The question I raise in my book have to do with the incompatibities of the two separate systems for looking at the same evidence. In my view of the universe, there is more than enough room for Claude Pecullier’s way of thinking. It is only from his aesthetic perspective that he is incapable of reconciling his desires to the outcome of the tale. In the end, he writes his fifteenth book—after Ovid’s final book of the Metamorphoses, if anyone’s interested (and, c’mon, you and I both know nobody is)—which, though it sold the least of all of the books that the four Parisians write, earns him the Moynton Prize, which earns him a seat on the prestigious (if you live in France) Académie française as one of the Immortels appointed by the Académie française, which is all that M. Pecullier ever really wanted in the first place. So everybody wins; ‘Belcher’ wins money, and Claude wins immortality, even if in the end the author who created him out of whole cloth (that’s me) knows that it is built on a fiction.
My Art and (a Different) Andy Or Ruptures in the Experience of the (War)hol(e)
I consider the loss of balance the price of saving intellectual endeavor from the likes of Andy Warhol, who delivers a more immediate and therefore more accessible experience that nevertheless hides a substantial part of the experience of even the wisest of us—not me, who slaved away in community and technical colleges, but people like Claude Pecullier and Jacques Derrida—from us.
My chief argument in favor of my position is derived, not from a random thought that popped into my head, but from two of the most complicated arguments available to me from graduate school: the notion of a rupture épistémologique and the notion of simulacra, derived from postmodern thought of Gaston Bachelard and Jean Baudrillard (both not uncoincidentally Frenchmen ). When I think of such things, which I do more often than I ought, I wonder that Bachelard and Baudrillard exempt themselves from the possibility that their own thought is subject to rupture.
It was when I was thinking about this problem in terms of Pareto inequality, where winners continue to win while losers continue to lose, rather than the balanced nature of things that I was taught in school, that I decided to test the assumptions when they were everywhere, not just in the “other” world of folks who get left out of the picture because they don’t agree with what everyone who matters (in the world of literary criticism) knows. When the Old-Timer says to the Kid in response to his mystified questioning of something that hasn’t occurred to him (because he’s never heard the terms before) “It doesn’t matter,” the Kid should not rest content with things because he hasn’t heard them before and so ignore them and continue on his way. Instead, he should learn to confront the world, because it might not be as he (in his too passive state) thinks it is.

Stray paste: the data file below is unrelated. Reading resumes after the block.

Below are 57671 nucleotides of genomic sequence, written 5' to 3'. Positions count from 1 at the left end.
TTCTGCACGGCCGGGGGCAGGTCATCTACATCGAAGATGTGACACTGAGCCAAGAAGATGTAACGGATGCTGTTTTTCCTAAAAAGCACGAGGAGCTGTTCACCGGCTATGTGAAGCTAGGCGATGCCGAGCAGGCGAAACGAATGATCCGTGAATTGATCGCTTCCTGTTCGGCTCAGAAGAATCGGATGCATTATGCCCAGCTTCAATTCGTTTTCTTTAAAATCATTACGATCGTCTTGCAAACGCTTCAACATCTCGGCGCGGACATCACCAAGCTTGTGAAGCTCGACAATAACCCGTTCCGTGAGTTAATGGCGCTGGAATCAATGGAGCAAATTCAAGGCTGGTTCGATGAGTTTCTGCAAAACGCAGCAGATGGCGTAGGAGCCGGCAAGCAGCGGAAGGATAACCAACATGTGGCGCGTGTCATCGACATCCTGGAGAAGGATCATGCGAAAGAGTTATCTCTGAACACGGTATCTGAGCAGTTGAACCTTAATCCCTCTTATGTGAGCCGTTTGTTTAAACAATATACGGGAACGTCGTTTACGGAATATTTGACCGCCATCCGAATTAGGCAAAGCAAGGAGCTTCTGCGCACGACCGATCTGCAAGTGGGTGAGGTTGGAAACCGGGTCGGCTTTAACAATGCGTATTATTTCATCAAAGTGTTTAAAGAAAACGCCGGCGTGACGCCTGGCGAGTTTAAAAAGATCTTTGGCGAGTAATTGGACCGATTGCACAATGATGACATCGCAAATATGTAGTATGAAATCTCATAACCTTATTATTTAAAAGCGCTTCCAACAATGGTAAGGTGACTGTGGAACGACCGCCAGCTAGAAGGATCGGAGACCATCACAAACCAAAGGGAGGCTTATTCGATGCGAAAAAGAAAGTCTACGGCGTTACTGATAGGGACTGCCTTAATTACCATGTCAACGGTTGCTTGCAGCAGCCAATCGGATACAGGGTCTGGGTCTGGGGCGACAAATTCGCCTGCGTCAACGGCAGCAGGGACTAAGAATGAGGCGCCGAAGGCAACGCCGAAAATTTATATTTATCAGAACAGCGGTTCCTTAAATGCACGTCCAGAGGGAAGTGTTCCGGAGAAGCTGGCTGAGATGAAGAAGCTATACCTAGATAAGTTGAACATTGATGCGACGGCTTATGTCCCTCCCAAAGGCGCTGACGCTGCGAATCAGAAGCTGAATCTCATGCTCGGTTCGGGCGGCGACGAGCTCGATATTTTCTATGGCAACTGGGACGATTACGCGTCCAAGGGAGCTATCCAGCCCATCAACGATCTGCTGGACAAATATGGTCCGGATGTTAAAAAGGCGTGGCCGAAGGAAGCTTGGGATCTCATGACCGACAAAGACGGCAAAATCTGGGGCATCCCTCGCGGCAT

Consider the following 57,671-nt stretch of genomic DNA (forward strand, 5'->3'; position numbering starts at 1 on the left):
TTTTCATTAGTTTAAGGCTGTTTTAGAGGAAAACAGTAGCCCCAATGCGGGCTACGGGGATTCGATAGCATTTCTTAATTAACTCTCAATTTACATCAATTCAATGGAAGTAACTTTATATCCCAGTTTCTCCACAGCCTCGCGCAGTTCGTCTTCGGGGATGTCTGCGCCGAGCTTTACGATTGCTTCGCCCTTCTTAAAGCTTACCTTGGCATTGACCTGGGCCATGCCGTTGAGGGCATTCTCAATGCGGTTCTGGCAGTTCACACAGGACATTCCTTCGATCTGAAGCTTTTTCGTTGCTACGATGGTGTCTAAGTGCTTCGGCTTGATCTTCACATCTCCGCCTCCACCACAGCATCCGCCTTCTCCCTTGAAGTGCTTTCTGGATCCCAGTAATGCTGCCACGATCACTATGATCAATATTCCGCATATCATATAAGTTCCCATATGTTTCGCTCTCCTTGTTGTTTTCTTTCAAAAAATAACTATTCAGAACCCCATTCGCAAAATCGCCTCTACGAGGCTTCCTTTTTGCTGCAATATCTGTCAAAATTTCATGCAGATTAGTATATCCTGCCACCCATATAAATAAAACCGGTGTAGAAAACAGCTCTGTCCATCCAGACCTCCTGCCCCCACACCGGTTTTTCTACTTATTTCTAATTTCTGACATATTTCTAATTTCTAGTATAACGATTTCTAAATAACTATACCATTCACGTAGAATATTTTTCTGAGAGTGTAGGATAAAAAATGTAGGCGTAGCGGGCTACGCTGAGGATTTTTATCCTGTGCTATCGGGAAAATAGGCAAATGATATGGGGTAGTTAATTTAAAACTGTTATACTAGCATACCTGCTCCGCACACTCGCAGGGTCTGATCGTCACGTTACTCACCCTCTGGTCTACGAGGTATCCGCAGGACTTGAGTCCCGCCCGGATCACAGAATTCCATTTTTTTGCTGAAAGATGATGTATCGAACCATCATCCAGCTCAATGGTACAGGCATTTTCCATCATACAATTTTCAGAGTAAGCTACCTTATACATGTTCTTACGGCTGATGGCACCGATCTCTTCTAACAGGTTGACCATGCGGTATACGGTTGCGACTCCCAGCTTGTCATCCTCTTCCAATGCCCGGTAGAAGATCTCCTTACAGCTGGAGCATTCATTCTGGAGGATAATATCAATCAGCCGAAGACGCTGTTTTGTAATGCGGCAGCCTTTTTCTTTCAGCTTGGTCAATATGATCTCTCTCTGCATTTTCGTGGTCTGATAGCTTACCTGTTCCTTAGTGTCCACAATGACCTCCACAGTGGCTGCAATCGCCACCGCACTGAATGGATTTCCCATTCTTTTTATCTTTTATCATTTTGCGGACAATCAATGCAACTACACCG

And this is my answer to Bryan Appleyard. I don’t want to argue with him. I want to build on his insight with insights of my own, thus saving the world from revolutionaries who overthrow accumulated and hard-won knowledge on the basis of their historical understanding that nevertheless does not reach the bottom of the assumption pile before getting turned over by people who have not even learned what people from previous generations knew until the point (where we are now) that hard-won leaning doesn’t matter in the face of much easier because much more accessible experience. That path is the path of Steve Jobs consumers, but not of Steve Jobs the producer, who works himself and others to get a product right before he introduces if to the masses for their consumption.
I want to point out that that Mr. Appleyard’s historical position will give him insight into what is missing in the lives of others but will not give him insight into what is missing in his own life. And I want to make it clear to Mr. Appleyard (on the basis of my recent experience with some of my Facebook friends) that I do not exempt myself from not knowing all and so elevating myself above others on that basis as certain rappers do. No one in the world has complete knowledge that would allow them to control my (or his) choices, not even Derrida or Eminem.
Mr. Appleyard should seriously consider my version of Nature, in which she is not balanced but instead rewards winners as those who can overcome their dispositions of how they want her to be and instead take her as she is (as an unfair mistress against whom human beings build their equitable communities in opposition to). His failure to consider my argument will not make Nature go away or make her travel down the path in which she is balanced on the basis of our human disposition that she should be so or on the basis that so many in the past have thought so.